Jul 15There’s a movement happening around you.
It's time to get on board.
There is a movement happening all around you.
You might not be aware of it. You probably aren’t an active participant. You might not even want what that movement brings.
Chances are, though, you are enjoying the movement just fine, and you’re right in the middle of it.
Once upon a time, the status quo was fixed. It didn’t change, and nobody questioned it. That’s how it got to be the status quo.
Over time, a few remarkable people started asking why the status quo was the way it was. They asked whether it had to be that way. They asked if that was the best we could do.
Then they tried to change it.
They didn’t have much success at first. They heard a lot of “you can’t do that.” They heard a lot of “just accept things for what they are”. They heard a ton of “it is what it is”.
Those remarkable people kept at it anyway, and tiny bits of the status quo began to change.
Then those tiny bits got larger.
It wasn’t the changing that made the difference–it was the trying. For everyone who made some sort of profound change, there were many who tried something new and fell short. Failure was pretty common when the status quo was a monolith of stasis. Yet, even when those efforts failed, there was a success.
The trying built community.
Those who saw the possibilities felt something inside themselves stir. They considered–just for a moment–that something more was possible. They caught a glimpse of a more awesome future, even if only in their own imaginations.
They wondered what they might be able to do.
The more people wondered, the more they tried. The more they tried, the more they had a lot of failure and the occasional success. The more that happened, the more they inspired others. Those others tried things big and small to see how they might change the world.
More and more of those efforts are succeeding.
We live in an extraordinary time. Our assumptions about what we can do and what we have to accept are shifting more quickly than at any point in human history. More people are challenging the status quo and fewer people are accepting it than at any time in our existence as a species.
We are all part of a movement.
This movement comes from many places, and the cliched answer is always to point to the internet. Its true that the internet has given us great tools for finding information, automating tasks, and connecting with each other, but think about this: has the internet implanted any native thought or desire in our hearts and minds that wasn’t already there?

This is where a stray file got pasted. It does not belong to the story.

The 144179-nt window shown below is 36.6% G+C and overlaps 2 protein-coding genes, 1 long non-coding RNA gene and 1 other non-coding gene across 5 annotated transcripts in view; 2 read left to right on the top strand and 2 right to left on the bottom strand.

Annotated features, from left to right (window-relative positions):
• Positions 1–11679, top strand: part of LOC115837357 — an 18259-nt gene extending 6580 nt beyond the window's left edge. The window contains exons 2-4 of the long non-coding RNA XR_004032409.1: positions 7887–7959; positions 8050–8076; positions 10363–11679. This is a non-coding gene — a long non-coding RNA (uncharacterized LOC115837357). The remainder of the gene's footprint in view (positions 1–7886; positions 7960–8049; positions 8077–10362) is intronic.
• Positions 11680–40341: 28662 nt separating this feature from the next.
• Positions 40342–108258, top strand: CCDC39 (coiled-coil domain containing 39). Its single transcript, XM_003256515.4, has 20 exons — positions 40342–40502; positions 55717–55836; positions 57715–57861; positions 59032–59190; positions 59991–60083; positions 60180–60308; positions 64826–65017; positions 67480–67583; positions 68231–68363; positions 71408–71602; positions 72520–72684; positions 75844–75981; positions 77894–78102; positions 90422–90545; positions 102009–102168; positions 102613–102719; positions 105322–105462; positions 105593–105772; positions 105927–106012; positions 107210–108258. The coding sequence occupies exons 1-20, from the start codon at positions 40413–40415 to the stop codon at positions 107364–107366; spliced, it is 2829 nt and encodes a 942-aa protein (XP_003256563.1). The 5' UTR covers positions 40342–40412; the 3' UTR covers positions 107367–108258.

This movement is as much about community and personal development as it is about the technical tools we use to promote those things. Once the internet enabled us to connect and to grow, we couldn’t accept anything else. We met each other, and we met our better selves.
This movement began with a few truly weird acolytes, and as it gained momentum, it made stars of its leaders. It gave rise to Jonathan Fields, who is building the template for revolution. It birthed Seth Godin, perhaps the most famous marketer since David Ogilvy. It launched Maria Popova, polymath extraordinaire. It elevated Chris Brogan, patron saint of bloggers and misfits.
More important, that movement served up a community to those stars.
The movement isn’t about individuals, and it isn’t entirely about community. It is about the extraordinary misfits who attempt to change the status quo, and it is about the communities that form around them. Both are vital.
This isn’t a revolution; those are usually coordinated. It isn’t evolution either; that tends to be more haphazard. This is the culmination of many uncoordinated but intentional efforts to make the world better. It has both design and serendipity.
It is an emergence.
Emergence is driven by extraordinary people who are finding the weak spots in the wall of the status quo.
The emergence is happening, and I have an agenda: I want to make it happen faster.